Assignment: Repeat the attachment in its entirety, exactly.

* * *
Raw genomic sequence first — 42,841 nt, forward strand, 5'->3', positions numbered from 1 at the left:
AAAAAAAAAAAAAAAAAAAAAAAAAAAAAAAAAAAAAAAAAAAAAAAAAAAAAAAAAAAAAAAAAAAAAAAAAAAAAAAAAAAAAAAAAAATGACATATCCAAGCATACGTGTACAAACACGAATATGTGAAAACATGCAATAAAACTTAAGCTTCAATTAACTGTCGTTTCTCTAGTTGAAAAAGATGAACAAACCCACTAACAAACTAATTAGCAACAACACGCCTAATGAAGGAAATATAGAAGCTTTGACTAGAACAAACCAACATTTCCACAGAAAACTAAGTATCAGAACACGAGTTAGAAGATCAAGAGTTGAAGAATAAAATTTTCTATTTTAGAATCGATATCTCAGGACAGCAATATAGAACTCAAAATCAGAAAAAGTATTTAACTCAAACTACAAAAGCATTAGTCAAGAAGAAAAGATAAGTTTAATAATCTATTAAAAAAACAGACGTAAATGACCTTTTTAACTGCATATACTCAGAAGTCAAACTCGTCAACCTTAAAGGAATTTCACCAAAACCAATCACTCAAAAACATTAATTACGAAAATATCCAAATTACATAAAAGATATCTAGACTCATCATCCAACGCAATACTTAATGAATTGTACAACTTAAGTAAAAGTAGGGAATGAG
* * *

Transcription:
Raw genomic sequence first — 42,841 nt, forward strand, 5'->3', positions numbered from 1 at the left:
AAAAAAAAAAAAAAAAAAAAAAAAAAAAAAAAAAAAAAAAAAAAAAAAAAAAAAAAAAAAAAAAAAAAAAAAAAAAAAAAAAAAAAAAAAATGACATATCCAAGCATACGTGTACAAACACGAATATGTGAAAACATGCAATAAAACTTAAGCTTCAATTAACTGTCGTTTCTCTAGTTGAAAAAGATGAACAAACCCACTAACAAACTAATTAGCAACAACACGCCTAATGAAGGAAATATAGAAGCTTTGACTAGAACAAACCAACATTTCCACAGAAAACTAAGTATCAGAACACGAGTTAGAAGATCAAGAGTTGAAGAATAAAATTTTCTATTTTAGAATCGATATCTCAGGACAGCAATATAGAACTCAAAATCAGAAAAAGTATTTAACTCAAACTACAAAAGCATTAGTCAAGAAGAAAAGATAAGTTTAATAATCTATTAAAAAAACAGACGTAAATGACCTTTTTAACTGCATATACTCAGAAGTCAAACTCGTCAACCTTAAAGGAATTTCACCAAAACCAATCACTCAAAAACATTAATTACGAAAATATCCAAATTACATAAAAGATATCTAGACTCATCATCCAACGCAATACTTAATGAATTGTACAACTTAAGTAAAAGTAGGGAATGAG